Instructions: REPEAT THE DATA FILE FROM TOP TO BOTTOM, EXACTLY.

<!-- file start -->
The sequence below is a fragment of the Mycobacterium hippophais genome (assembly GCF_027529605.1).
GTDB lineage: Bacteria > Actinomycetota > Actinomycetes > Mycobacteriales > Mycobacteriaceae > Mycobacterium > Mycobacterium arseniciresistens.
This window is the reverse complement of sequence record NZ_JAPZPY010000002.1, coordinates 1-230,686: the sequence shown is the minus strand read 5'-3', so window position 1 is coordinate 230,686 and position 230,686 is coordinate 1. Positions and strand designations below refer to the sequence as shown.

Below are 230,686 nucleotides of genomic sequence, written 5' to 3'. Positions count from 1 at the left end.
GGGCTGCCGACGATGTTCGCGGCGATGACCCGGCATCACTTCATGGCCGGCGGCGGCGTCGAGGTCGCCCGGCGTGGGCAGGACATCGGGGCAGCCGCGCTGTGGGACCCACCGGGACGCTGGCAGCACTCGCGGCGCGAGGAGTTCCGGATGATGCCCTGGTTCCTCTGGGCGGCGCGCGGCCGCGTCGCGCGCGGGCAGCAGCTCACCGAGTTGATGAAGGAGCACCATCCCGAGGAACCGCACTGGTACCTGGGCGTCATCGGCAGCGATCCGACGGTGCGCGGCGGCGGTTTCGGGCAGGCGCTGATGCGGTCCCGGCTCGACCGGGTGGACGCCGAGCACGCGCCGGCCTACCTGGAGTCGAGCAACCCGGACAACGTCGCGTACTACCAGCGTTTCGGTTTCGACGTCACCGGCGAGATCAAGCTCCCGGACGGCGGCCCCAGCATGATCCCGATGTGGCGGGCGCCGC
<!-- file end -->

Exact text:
The sequence below is a fragment of the Mycobacterium hippophais genome (assembly GCF_027529605.1).
GTDB lineage: Bacteria > Actinomycetota > Actinomycetes > Mycobacteriales > Mycobacteriaceae > Mycobacterium > Mycobacterium arseniciresistens.
This window is the reverse complement of sequence record NZ_JAPZPY010000002.1, coordinates 1-230,686: the sequence shown is the minus strand read 5'-3', so window position 1 is coordinate 230,686 and position 230,686 is coordinate 1. Positions and strand designations below refer to the sequence as shown.

Below are 230,686 nucleotides of genomic sequence, written 5' to 3'. Positions count from 1 at the left end.
GGGCTGCCGACGATGTTCGCGGCGATGACCCGGCATCACTTCATGGCCGGCGGCGGCGTCGAGGTCGCCCGGCGTGGGCAGGACATCGGGGCAGCCGCGCTGTGGGACCCACCGGGACGCTGGCAGCACTCGCGGCGCGAGGAGTTCCGGATGATGCCCTGGTTCCTCTGGGCGGCGCGCGGCCGCGTCGCGCGCGGGCAGCAGCTCACCGAGTTGATGAAGGAGCACCATCCCGAGGAACCGCACTGGTACCTGGGCGTCATCGGCAGCGATCCGACGGTGCGCGGCGGCGGTTTCGGGCAGGCGCTGATGCGGTCCCGGCTCGACCGGGTGGACGCCGAGCACGCGCCGGCCTACCTGGAGTCGAGCAACCCGGACAACGTCGCGTACTACCAGCGTTTCGGTTTCGACGTCACCGGCGAGATCAAGCTCCCGGACGGCGGCCCCAGCATGATCCCGATGTGGCGGGCGCCGC